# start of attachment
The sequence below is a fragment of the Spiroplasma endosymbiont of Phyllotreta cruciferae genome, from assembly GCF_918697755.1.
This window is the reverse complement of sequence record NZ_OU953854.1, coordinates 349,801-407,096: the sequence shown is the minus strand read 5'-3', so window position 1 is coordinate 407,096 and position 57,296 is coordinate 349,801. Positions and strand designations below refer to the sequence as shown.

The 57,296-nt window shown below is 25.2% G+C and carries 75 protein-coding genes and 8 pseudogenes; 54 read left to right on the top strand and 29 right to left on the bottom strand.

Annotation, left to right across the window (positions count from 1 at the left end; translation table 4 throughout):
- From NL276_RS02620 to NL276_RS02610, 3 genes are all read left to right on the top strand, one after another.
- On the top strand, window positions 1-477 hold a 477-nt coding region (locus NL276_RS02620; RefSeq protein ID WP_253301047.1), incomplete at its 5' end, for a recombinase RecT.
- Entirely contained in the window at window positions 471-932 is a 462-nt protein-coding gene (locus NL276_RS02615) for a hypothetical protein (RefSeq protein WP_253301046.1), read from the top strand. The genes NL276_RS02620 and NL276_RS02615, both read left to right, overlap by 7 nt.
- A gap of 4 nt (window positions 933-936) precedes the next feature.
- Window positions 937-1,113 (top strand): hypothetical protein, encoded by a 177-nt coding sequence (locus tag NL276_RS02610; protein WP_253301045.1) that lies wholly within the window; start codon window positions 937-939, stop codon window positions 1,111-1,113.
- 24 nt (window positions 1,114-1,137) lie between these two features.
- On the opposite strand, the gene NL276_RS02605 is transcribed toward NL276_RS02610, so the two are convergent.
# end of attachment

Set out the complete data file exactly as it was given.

The sequence below is a fragment of the Spiroplasma endosymbiont of Phyllotreta cruciferae genome, from assembly GCF_918697755.1.
This window is the reverse complement of sequence record NZ_OU953854.1, coordinates 349,801-407,096: the sequence shown is the minus strand read 5'-3', so window position 1 is coordinate 407,096 and position 57,296 is coordinate 349,801. Positions and strand designations below refer to the sequence as shown.

The 57,296-nt window shown below is 25.2% G+C and carries 75 protein-coding genes and 8 pseudogenes; 54 read left to right on the top strand and 29 right to left on the bottom strand.

Annotation, left to right across the window (positions count from 1 at the left end; translation table 4 throughout):
- From NL276_RS02620 to NL276_RS02610, 3 genes are all read left to right on the top strand, one after another.
- On the top strand, window positions 1-477 hold a 477-nt coding region (locus NL276_RS02620; RefSeq protein ID WP_253301047.1), incomplete at its 5' end, for a recombinase RecT.
- Entirely contained in the window at window positions 471-932 is a 462-nt protein-coding gene (locus NL276_RS02615) for a hypothetical protein (RefSeq protein WP_253301046.1), read from the top strand. The genes NL276_RS02620 and NL276_RS02615, both read left to right, overlap by 7 nt.
- A gap of 4 nt (window positions 933-936) precedes the next feature.
- Window positions 937-1,113 (top strand): hypothetical protein, encoded by a 177-nt coding sequence (locus tag NL276_RS02610; protein WP_253301045.1) that lies wholly within the window; start codon window positions 937-939, stop codon window positions 1,111-1,113.
- 24 nt (window positions 1,114-1,137) lie between these two features.
- On the opposite strand, the gene NL276_RS02605 is transcribed toward NL276_RS02610, so the two are convergent.